I highly recommend starting your business small, and at home. Consider leasing rather than purchasing the equipment you might need. It's far wiser to keep initial costs down, avoid drowning in debt, and focus your energy on growing your new business. For other suggestions on financing, check out magazines such as Home Business www.homebusinessmag.com/ and Small Business Opportunities www.sbomag.com/ and visit www.abilitiesfund.org/

Sales and marketing
Marketing involves public relations, customer service, and advertising. Professionalism counts, so if you’re new to this aspect of business you may want to outsource your marketing and advertising needs. No matter who develops your marketing plan, be sure you have good information on your customers’ demographics and the best methods for reaching them. Use the media outlets that your business can afford, since repetition of your message is almost surely needed to ensure success.

Familiarize yourself with your competitors so that you can differentiate your product or service from theirs. Think about what would encourage someone to switch to you for this product or service. Highlight this benefit in your sales pitch!

Bookkeeping/taxes
Maintaining good business records is not only an absolute legal necessity; it enables you to monitor inventory, cash flow, tax-deductible expenses, and business growth. The U.S. Internal Revenue Service offers an excellent publication, #583 “Starting a Business and Keeping Records”. See www.irs.gov/publications or call them at 800-829-3676.

To simplify things from the very beginning, start a separate bank account for your business. Get a ledger, an accounting journal, and business checks. There are several good programs for computerized bookkeeping, including Quicken, Peachtree, and Microsoft Excel. The SBA, SCORE, the public library, the Internet, and bookstores offer solid help on this topic.

If this sounds like more than you want to handle, you need to outsource. Hire accountant services from an individual or a firm that specializes in bookkeeping for small businesses. Ask for referrals from other small business owners.

Consequences of self-employment
The fear of losing hard-won Social Security income and health benefits if MS rears up again can strike terror into your heart. To learn ways to safeguard your benefits, call your local Social Security office or their toll-free number: 800-772-1213. If you choose to work and remain on disability, there are income limits. Be sure to find out what they are. Ask too about the "Extended Period of Eligibility" and continuation of Medicare coverage. WIPA (Work Incentive Planning and Assistance) can help you with benefits analysis. Contact www.ssa.gov/work/ServiceProviders/WIPADirectory.html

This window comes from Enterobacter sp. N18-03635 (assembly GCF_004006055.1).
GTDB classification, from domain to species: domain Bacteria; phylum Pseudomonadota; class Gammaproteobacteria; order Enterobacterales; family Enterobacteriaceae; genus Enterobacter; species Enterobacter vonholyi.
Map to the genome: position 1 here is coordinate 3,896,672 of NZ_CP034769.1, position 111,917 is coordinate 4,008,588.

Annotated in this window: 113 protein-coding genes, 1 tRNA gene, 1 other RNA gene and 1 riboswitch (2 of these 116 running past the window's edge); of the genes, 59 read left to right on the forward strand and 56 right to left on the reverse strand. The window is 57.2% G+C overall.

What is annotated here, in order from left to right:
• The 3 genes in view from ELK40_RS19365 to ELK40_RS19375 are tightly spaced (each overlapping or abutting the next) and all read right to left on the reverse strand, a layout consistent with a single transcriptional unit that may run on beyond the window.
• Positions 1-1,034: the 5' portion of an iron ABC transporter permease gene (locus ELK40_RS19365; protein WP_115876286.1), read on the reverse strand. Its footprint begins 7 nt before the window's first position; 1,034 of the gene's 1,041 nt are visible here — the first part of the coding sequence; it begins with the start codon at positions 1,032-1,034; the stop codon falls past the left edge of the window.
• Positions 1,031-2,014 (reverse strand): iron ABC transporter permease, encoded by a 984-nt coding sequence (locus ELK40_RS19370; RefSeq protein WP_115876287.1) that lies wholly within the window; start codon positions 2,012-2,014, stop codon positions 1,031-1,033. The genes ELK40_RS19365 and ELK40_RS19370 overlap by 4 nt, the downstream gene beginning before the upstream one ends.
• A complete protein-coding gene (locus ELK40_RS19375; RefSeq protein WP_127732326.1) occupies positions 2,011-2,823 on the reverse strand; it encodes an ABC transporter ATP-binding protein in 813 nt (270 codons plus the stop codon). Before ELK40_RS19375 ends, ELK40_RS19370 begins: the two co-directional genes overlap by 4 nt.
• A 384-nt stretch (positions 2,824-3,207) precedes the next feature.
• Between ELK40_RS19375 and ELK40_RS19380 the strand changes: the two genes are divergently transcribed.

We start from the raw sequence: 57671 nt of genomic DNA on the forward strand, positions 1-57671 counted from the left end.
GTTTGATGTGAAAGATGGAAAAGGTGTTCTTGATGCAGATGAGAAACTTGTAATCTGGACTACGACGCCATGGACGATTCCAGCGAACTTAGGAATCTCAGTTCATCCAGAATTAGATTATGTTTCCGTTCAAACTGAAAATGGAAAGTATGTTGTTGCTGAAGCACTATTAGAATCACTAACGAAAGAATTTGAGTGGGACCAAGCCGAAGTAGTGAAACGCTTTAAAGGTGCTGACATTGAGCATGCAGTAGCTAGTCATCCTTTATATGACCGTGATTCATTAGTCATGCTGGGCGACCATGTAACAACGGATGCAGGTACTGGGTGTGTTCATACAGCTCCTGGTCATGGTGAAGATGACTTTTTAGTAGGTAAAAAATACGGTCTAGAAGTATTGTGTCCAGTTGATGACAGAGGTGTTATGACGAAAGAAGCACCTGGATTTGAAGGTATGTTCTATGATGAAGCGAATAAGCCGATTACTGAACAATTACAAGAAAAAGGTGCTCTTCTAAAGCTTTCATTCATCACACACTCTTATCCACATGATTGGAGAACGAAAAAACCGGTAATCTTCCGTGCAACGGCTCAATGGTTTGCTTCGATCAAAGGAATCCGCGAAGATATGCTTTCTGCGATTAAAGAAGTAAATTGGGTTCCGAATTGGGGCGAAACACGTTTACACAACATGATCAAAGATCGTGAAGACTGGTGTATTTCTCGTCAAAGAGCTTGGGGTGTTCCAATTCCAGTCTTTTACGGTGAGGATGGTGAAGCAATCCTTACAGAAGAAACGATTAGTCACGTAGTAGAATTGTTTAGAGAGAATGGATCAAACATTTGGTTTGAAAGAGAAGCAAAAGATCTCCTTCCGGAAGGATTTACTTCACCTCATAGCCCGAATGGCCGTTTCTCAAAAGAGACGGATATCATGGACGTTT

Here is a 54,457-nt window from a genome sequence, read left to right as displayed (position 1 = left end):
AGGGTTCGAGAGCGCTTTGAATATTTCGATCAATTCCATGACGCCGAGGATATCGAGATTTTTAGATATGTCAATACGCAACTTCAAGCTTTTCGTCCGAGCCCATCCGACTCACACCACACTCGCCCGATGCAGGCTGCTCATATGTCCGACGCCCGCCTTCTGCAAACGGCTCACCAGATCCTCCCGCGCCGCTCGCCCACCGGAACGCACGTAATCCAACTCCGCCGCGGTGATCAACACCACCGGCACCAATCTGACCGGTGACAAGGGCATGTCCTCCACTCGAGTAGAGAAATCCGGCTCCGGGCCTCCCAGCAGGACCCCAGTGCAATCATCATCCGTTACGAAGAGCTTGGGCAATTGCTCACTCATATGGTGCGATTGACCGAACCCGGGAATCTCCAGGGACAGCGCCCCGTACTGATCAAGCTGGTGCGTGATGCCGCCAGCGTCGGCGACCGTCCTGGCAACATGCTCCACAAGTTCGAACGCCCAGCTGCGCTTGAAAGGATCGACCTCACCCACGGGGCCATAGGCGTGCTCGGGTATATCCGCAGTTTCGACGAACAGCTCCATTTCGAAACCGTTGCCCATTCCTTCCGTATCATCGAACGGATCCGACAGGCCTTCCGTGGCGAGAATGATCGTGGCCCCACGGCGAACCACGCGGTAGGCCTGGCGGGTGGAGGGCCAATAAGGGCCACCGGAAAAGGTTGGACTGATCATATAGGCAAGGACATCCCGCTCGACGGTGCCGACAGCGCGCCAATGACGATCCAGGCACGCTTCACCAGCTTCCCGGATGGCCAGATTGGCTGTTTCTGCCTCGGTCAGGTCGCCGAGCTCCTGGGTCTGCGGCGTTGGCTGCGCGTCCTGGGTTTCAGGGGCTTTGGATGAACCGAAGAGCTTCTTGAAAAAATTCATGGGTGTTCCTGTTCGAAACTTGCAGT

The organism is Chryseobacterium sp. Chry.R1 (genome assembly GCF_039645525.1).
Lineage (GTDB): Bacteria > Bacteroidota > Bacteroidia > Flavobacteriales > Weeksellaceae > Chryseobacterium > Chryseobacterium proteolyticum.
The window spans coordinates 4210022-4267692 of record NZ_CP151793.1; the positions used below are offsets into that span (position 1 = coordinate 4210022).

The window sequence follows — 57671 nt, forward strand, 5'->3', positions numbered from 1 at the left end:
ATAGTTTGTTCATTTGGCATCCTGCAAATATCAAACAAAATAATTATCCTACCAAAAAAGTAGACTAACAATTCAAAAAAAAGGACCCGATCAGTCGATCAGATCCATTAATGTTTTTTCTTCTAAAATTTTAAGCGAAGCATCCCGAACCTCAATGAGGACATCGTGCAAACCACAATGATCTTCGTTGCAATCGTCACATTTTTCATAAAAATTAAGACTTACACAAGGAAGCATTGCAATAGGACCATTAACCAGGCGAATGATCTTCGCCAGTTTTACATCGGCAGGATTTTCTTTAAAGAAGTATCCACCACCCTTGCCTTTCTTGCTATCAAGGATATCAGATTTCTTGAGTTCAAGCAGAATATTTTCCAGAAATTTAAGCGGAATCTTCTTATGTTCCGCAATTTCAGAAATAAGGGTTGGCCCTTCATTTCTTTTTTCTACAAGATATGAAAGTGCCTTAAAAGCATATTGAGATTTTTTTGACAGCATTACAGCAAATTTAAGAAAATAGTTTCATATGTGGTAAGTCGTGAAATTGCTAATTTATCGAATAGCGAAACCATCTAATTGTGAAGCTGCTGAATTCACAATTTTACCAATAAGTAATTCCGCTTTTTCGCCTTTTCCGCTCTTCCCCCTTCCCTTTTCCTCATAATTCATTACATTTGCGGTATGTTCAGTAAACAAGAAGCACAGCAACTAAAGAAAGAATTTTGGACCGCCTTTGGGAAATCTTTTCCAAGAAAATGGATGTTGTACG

A program called the Ticket to Work or Self-Sufficiency Program, is gradually being implemented state by state. Ask if it has come to your state yet. The Trial Work Period, or TWP, is already in effect everywhere, so for at least nine months, you can continue to receive all your Social Security benefits, no matter how high your earnings might be. Further, if you need to return to the disability rolls because of the same or related impairment within five years of leaving, there is no waiting period for the benefits to begin again. Social Security’s Web site, www.socialsecurity.gov/, has a marvelous comprehensive “Frequently Asked Questions” section.

There are lots of folks out there to help you. Listen well, learn all you can, and be absolutely positive that you have the resources to give your venture the best chance to work. Then, plot your course, feeling confident and self-assured.
 
 
For additional information
 

Cheryl Jewett has worked in the employment services field for over 20 years, most recently for the state of Michigan. She lived with “probable MS” for years before being definitely diagnosed. She has written job search articles and taught employability skills to people with disabilities and many others.

She also “tiptoed into the world of entrepreneurship, offering employment services. But,” she writes, “my ongoing health problems kept me from plunging into self-employment. I chose not to borrow the money I would need. At one time, I might have seen living on SSDI as a negative, but now I accept where I am. I keep moving with whatever’s needed to enable me—canes, crutches, a walker, a manual wheelchair, or an electric wheelchair—and I’ve learned adaptation, humor, and flexibility.”
     
  Last updated March 2007